Sperm Superfood: Asparagus
Asparagus seems to be one of those divisive vegetables that people absolutely love or can’t stand. Votes are in and sperm unanimously love it. Full of sperm-friendly nutrients such as folate, selenium and zinc, asparagus is sure to give your swim team a little boost. Like mom used to say, “It’s good for you.” And… it’s good for your sperm.
Asparagus has been considered a “superfood” for a long time. Ancient Egyptians ate it. Greeks and Romans ate it. In fact, there is an asparagus recipe in the oldest known written cookbook (here’s the wiki link). Cultures around the world eat asparagus both as a medicinal herb and as a delicacy. It contains combination of vitamins and minerals that make it incredibly healthy and give it a distinct flavor. Ancient Indian and middle eastern writings imply that eating asparagus is good for your sex life… is it? We dug into the science to see what we could learn.
What makes asparagus a superfood?
Asparagus is full of nutrient that are good for you like fiber, vitamins, minerals and antioxidants and does not contain things that are bad for you like salt, sugar or fat. A serving of asparagus (6 spears) contains a significant amount of copper, thiamine, riboflavin, folate, iron, selenium and vitamin K. These nutrients do a lot to help maintain cardiovascular health. They support key functions of blood – such as transport of oxygen to tissue (iron), clotting (vitamin k) and have been shown to reduce risk of cardiovascular disease by regulating homocysteine (an inflammatory marker) levels in the blood (folate, B6 & B12).
Asparagus is also a superfood for supporting digestive health and regulating blood sugar levels. It contains a relatively high amount of fiber and prebiotics, in the form of inulin, that slow digestion and support healthy intestinal function. Prebiotics provide the food for our healthy gut bacteria. Slow digestion helps to reduce spikes in blood sugar levels. Many of the B vitamins aid in the metabolism of carbohydrates and can help to keep blood sugar levels in balance.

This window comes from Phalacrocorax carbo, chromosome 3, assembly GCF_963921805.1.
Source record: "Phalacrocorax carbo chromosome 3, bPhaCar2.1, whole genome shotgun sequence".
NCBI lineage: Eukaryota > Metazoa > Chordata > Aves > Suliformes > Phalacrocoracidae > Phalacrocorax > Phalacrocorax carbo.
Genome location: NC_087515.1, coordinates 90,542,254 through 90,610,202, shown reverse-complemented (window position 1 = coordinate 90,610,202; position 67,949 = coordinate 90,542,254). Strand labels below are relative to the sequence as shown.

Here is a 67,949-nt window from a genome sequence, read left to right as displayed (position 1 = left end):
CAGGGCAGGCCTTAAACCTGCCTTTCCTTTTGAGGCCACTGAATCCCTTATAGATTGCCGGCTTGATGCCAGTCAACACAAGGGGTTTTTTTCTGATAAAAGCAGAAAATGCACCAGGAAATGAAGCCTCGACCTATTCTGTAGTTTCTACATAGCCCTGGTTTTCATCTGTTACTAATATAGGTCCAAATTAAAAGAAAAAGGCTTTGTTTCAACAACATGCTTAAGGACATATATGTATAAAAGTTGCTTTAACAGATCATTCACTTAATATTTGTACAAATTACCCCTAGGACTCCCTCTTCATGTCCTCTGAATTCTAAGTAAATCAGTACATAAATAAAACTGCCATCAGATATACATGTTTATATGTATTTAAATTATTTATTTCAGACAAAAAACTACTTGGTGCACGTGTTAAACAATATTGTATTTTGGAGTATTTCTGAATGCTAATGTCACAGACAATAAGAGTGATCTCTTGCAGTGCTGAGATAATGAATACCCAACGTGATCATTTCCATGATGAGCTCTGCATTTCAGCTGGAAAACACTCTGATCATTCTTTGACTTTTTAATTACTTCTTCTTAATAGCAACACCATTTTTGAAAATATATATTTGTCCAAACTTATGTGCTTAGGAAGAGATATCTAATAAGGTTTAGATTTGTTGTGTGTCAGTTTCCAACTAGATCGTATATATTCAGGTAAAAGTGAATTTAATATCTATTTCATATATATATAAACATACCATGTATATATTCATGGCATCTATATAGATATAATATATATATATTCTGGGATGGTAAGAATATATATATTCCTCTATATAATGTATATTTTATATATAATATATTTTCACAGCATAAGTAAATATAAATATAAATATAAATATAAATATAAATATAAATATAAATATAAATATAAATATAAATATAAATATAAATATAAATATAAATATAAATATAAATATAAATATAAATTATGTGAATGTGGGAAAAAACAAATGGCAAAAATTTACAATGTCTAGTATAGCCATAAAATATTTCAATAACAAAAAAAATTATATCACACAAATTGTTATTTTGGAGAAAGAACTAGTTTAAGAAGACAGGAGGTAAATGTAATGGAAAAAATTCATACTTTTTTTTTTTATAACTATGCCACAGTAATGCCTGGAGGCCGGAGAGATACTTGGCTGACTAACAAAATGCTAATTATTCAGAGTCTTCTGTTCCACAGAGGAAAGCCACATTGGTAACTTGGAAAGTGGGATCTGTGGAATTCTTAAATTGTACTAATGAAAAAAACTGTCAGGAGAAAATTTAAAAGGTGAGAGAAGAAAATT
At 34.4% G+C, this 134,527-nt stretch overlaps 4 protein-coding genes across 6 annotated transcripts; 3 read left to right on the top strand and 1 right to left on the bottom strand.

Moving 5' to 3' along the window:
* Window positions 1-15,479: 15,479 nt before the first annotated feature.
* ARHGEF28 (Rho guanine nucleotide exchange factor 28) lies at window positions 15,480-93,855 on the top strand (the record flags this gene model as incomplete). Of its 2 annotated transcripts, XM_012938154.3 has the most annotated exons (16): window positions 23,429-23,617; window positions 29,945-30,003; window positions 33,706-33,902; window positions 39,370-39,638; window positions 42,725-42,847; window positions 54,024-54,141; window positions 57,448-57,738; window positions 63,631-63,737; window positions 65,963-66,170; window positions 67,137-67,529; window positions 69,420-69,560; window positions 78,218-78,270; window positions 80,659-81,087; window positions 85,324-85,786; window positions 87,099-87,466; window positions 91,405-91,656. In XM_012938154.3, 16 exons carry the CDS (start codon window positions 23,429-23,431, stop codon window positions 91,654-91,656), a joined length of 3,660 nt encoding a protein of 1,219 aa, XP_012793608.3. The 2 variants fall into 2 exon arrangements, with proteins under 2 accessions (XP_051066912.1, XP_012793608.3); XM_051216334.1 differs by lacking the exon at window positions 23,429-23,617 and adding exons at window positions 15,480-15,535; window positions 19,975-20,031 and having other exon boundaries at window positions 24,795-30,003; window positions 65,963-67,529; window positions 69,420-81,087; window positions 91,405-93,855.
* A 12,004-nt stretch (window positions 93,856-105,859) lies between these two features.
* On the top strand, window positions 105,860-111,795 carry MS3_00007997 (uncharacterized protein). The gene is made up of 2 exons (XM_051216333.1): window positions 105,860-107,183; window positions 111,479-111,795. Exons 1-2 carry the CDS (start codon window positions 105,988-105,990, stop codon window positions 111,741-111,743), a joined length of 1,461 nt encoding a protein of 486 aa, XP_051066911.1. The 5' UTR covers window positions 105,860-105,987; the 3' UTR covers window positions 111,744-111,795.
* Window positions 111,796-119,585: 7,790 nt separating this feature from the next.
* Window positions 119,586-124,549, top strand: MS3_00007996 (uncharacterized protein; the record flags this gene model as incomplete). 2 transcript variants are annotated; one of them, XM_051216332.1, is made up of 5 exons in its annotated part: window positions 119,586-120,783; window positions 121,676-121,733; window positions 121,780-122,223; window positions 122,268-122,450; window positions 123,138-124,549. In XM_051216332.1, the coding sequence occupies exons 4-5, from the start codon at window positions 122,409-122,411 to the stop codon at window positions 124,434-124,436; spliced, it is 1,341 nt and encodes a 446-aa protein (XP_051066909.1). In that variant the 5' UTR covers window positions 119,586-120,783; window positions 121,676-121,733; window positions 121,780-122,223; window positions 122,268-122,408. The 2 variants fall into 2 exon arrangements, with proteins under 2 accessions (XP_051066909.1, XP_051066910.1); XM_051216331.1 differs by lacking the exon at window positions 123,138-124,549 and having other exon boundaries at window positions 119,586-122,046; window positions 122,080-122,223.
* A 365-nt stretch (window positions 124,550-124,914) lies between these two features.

Finally, asparagus contains nutrients that are useful in DNA replication and maintaining cellular health. This both helps boost fertility and can help protect against cancer. Asparagus is rich in antioxidants (vitamin E, vitamin C and selenium) that absorb various free radicals in the blood (such as reactive oxygen species), preventing cellular damage. Asparagus is a significant source of folate, selenium and zinc which support DNA replication. DNA replication is essential for healing wounds, creating healthy sperm and preventing cancer.
Asparagus, Sex & Fertility
What vegetable better symbolizes sex and fertility than tender green phallic shoots bursting forth in early spring? Cultures the world over have linked asparagus with good sex and improved fertility. Medieval doctors prescribed cooking it in wine and drinking the juice to increase semen and boost sex drive in men. In Indian Ayurvedic medicine wild asparagus is prescribed for a number of conditions including infertility. In this tradition, the root is cooked with ghee (clarified butter), lemon juice, honey, long pepper and milk to create a mixture that is thought to increase semen, improve milk production in lactating women and tone the uterus. The 15th century Arabian sex manual “The perfumed garden of sensual delight” describes asparagus as a powerful aphrodisiac.